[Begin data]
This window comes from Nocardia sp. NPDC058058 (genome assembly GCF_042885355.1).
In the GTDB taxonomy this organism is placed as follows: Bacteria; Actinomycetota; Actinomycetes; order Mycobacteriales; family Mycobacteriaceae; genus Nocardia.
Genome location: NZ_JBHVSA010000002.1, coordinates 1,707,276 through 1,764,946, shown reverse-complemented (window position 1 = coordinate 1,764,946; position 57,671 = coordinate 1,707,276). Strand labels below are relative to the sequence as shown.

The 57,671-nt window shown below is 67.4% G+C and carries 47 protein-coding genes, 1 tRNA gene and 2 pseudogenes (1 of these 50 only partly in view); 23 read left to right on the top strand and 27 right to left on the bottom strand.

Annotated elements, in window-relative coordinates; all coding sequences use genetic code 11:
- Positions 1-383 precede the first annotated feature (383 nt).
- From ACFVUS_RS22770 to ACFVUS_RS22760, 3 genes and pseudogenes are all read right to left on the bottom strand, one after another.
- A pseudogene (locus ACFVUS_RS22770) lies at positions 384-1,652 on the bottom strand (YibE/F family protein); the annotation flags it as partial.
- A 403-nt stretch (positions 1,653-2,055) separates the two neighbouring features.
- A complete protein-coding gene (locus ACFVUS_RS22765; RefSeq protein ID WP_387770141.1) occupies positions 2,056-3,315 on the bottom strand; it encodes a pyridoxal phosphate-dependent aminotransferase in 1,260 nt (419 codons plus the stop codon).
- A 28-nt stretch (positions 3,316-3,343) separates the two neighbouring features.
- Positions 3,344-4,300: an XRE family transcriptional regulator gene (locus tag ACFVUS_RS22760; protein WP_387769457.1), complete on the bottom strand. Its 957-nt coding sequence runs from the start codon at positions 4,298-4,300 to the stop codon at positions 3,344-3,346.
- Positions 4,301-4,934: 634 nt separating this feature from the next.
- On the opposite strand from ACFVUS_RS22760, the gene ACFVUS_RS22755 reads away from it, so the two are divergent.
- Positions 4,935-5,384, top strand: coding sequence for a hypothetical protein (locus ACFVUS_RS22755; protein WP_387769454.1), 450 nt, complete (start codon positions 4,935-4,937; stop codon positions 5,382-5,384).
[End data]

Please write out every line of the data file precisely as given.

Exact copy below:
This window comes from Nocardia sp. NPDC058058 (genome assembly GCF_042885355.1).
In the GTDB taxonomy this organism is placed as follows: Bacteria; Actinomycetota; Actinomycetes; order Mycobacteriales; family Mycobacteriaceae; genus Nocardia.
Genome location: NZ_JBHVSA010000002.1, coordinates 1,707,276 through 1,764,946, shown reverse-complemented (window position 1 = coordinate 1,764,946; position 57,671 = coordinate 1,707,276). Strand labels below are relative to the sequence as shown.

The 57,671-nt window shown below is 67.4% G+C and carries 47 protein-coding genes, 1 tRNA gene and 2 pseudogenes (1 of these 50 only partly in view); 23 read left to right on the top strand and 27 right to left on the bottom strand.

Annotated elements, in window-relative coordinates; all coding sequences use genetic code 11:
- Positions 1-383 precede the first annotated feature (383 nt).
- From ACFVUS_RS22770 to ACFVUS_RS22760, 3 genes and pseudogenes are all read right to left on the bottom strand, one after another.
- A pseudogene (locus ACFVUS_RS22770) lies at positions 384-1,652 on the bottom strand (YibE/F family protein); the annotation flags it as partial.
- A 403-nt stretch (positions 1,653-2,055) separates the two neighbouring features.
- A complete protein-coding gene (locus ACFVUS_RS22765; RefSeq protein ID WP_387770141.1) occupies positions 2,056-3,315 on the bottom strand; it encodes a pyridoxal phosphate-dependent aminotransferase in 1,260 nt (419 codons plus the stop codon).
- A 28-nt stretch (positions 3,316-3,343) separates the two neighbouring features.
- Positions 3,344-4,300: an XRE family transcriptional regulator gene (locus tag ACFVUS_RS22760; protein WP_387769457.1), complete on the bottom strand. Its 957-nt coding sequence runs from the start codon at positions 4,298-4,300 to the stop codon at positions 3,344-3,346.
- Positions 4,301-4,934: 634 nt separating this feature from the next.
- On the opposite strand from ACFVUS_RS22760, the gene ACFVUS_RS22755 reads away from it, so the two are divergent.
- Positions 4,935-5,384, top strand: coding sequence for a hypothetical protein (locus ACFVUS_RS22755; protein WP_387769454.1), 450 nt, complete (start codon positions 4,935-4,937; stop codon positions 5,382-5,384).